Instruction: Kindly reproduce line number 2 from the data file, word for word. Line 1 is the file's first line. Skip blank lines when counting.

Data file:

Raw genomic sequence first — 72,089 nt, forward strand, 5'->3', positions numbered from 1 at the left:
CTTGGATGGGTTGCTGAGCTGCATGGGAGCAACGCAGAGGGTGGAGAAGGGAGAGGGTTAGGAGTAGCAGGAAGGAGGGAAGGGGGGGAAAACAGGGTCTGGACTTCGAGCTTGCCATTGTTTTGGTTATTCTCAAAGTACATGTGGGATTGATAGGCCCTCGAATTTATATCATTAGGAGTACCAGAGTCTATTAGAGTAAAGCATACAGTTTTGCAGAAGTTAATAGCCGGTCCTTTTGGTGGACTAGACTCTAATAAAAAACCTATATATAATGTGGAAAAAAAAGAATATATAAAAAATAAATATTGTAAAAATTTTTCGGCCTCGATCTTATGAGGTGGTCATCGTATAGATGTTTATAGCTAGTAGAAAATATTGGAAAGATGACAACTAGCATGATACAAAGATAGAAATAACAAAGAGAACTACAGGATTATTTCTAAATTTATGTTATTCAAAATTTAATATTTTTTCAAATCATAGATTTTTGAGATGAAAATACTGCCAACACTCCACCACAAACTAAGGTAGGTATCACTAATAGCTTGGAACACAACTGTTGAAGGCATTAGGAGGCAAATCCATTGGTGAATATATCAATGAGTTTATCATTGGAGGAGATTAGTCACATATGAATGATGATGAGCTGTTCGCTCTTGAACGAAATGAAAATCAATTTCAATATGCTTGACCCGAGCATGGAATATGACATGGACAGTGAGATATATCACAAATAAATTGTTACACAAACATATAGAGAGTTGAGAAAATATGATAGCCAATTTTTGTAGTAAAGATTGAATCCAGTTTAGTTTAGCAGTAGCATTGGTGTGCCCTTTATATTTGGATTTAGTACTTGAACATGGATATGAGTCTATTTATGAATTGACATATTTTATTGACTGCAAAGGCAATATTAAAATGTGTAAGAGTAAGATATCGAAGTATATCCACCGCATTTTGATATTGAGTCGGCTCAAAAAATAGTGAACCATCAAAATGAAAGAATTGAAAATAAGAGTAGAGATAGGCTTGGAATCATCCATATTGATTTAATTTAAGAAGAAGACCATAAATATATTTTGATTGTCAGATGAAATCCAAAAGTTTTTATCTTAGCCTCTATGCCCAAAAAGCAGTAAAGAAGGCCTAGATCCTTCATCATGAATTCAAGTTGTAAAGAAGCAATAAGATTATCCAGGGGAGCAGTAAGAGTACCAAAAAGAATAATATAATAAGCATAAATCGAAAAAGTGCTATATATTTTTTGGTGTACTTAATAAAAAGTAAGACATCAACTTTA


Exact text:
CTTGGATGGGTTGCTGAGCTGCATGGGAGCAACGCAGAGGGTGGAGAAGGGAGAGGGTTAGGAGTAGCAGGAAGGAGGGAAGGGGGGGAAAACAGGGTCTGGACTTCGAGCTTGCCATTGTTTTGGTTATTCTCAAAGTACATGTGGGATTGATAGGCCCTCGAATTTATATCATTAGGAGTACCAGAGTCTATTAGAGTAAAGCATACAGTTTTGCAGAAGTTAATAGCCGGTCCTTTTGGTGGACTAGACTCTAATAAAAAACCTATATATAATGTGGAAAAAAAAGAATATATAAAAAATAAATATTGTAAAAATTTTTCGGCCTCGATCTTATGAGGTGGTCATCGTATAGATGTTTATAGCTAGTAGAAAATATTGGAAAGATGACAACTAGCATGATACAAAGATAGAAATAACAAAGAGAACTACAGGATTATTTCTAAATTTATGTTATTCAAAATTTAATATTTTTTCAAATCATAGATTTTTGAGATGAAAATACTGCCAACACTCCACCACAAACTAAGGTAGGTATCACTAATAGCTTGGAACACAACTGTTGAAGGCATTAGGAGGCAAATCCATTGGTGAATATATCAATGAGTTTATCATTGGAGGAGATTAGTCACATATGAATGATGATGAGCTGTTCGCTCTTGAACGAAATGAAAATCAATTTCAATATGCTTGACCCGAGCATGGAATATGACATGGACAGTGAGATATATCACAAATAAATTGTTACACAAACATATAGAGAGTTGAGAAAATATGATAGCCAATTTTTGTAGTAAAGATTGAATCCAGTTTAGTTTAGCAGTAGCATTGGTGTGCCCTTTATATTTGGATTTAGTACTTGAACATGGATATGAGTCTATTTATGAATTGACATATTTTATTGACTGCAAAGGCAATATTAAAATGTGTAAGAGTAAGATATCGAAGTATATCCACCGCATTTTGATATTGAGTCGGCTCAAAAAATAGTGAACCATCAAAATGAAAGAATTGAAAATAAGAGTAGAGATAGGCTTGGAATCATCCATATTGATTTAATTTAAGAAGAAGACCATAAATATATTTTGATTGTCAGATGAAATCCAAAAGTTTTTATCTTAGCCTCTATGCCCAAAAAGCAGTAAAGAAGGCCTAGATCCTTCATCATGAATTCAAGTTGTAAAGAAGCAATAAGATTATCCAGGGGAGCAGTAAGAGTACCAAAAAGAATAATATAATAAGCATAAATCGAAAAAGTGCTATATATTTTTTGGTGTACTTAATAAAAAGTAAGACATCAACTTTA